"25. But it is frankly inconceivable that the economic determination of the technical coefficients can be made a priori, in such a way as to satisfy the condition of the minimum cost of production which is an essential condition for obtaining that maximum to which we have referred. The economic variability of the technical coefficients is certainly neglected by the collectivists; but that it is one of the most important sides of the question Pareto has already very clearly shown in one of his many ingenious contributions to the science.

The determination of the coefficients economically most advantageous can only be done in an experimental way: and not on a small scale, as could be done in a laboratory, but with experiments on a very large scale, because often the advantage of the variation has its origin precisely in a new and greater dimension of the undertaking. Experiments may be successful in the sense that they may lead to a lower cost combination of factors; or they may be unsuccessful, in which case that particular organization may not be copied and repeated and others will be preferred, which experimentally have given a better result.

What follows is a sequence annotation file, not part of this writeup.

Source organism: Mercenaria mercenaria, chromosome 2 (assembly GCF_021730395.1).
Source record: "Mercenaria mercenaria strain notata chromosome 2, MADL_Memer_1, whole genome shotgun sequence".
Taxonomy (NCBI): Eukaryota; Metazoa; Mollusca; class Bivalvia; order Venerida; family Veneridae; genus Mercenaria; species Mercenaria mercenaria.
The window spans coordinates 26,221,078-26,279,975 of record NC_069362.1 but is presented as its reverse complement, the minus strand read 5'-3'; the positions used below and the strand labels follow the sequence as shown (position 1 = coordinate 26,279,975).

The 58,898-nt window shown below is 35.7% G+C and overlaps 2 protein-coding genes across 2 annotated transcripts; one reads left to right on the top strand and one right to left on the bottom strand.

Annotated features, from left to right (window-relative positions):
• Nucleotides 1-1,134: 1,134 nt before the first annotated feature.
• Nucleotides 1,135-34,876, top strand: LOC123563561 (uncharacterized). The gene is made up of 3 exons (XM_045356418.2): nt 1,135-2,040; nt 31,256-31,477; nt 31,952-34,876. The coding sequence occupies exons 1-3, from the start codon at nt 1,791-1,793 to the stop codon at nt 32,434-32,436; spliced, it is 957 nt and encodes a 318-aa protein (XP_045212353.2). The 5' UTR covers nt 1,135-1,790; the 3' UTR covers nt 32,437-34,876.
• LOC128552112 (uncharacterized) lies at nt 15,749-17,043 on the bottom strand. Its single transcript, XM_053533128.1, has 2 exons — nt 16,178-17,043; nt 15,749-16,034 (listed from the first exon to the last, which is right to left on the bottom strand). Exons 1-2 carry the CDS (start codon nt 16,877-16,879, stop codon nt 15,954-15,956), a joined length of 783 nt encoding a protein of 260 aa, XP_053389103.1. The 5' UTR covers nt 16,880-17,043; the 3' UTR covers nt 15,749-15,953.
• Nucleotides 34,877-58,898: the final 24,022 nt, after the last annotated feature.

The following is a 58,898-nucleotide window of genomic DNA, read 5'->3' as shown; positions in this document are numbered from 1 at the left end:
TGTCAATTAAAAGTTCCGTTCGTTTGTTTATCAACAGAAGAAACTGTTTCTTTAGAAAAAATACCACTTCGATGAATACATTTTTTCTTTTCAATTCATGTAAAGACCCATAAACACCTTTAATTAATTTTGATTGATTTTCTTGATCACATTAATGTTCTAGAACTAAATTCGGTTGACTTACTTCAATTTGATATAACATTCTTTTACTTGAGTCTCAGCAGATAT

The Ministry of Production could not do without these experiments for the determination of the economically most advantageous technical if it would realize the condition of the minimum cost of production which is essential for the attainment of the maximum collective welfare.

It is on this account that the equations of the equilibrium with the maximum collective welfare are not soluble a priori, on paper.

26. Some collectivist writers, bewailing the continual destruction of firms (those with higher costs) by free competition, think that the creation of enterprises to be destroyed later can be avoided and hope that with organized production it is possible to avoid the dissipation and destruction of wealth which such experiments involve, and which they believe to be the peculiar property of 'anarchist' production. Thereby these writers simply show that they have no clear idea of what production really is, and that they are not even disposed to probe a little deeper into the problem which will concern the Ministry which will be established for the purpose in the Collectivist State.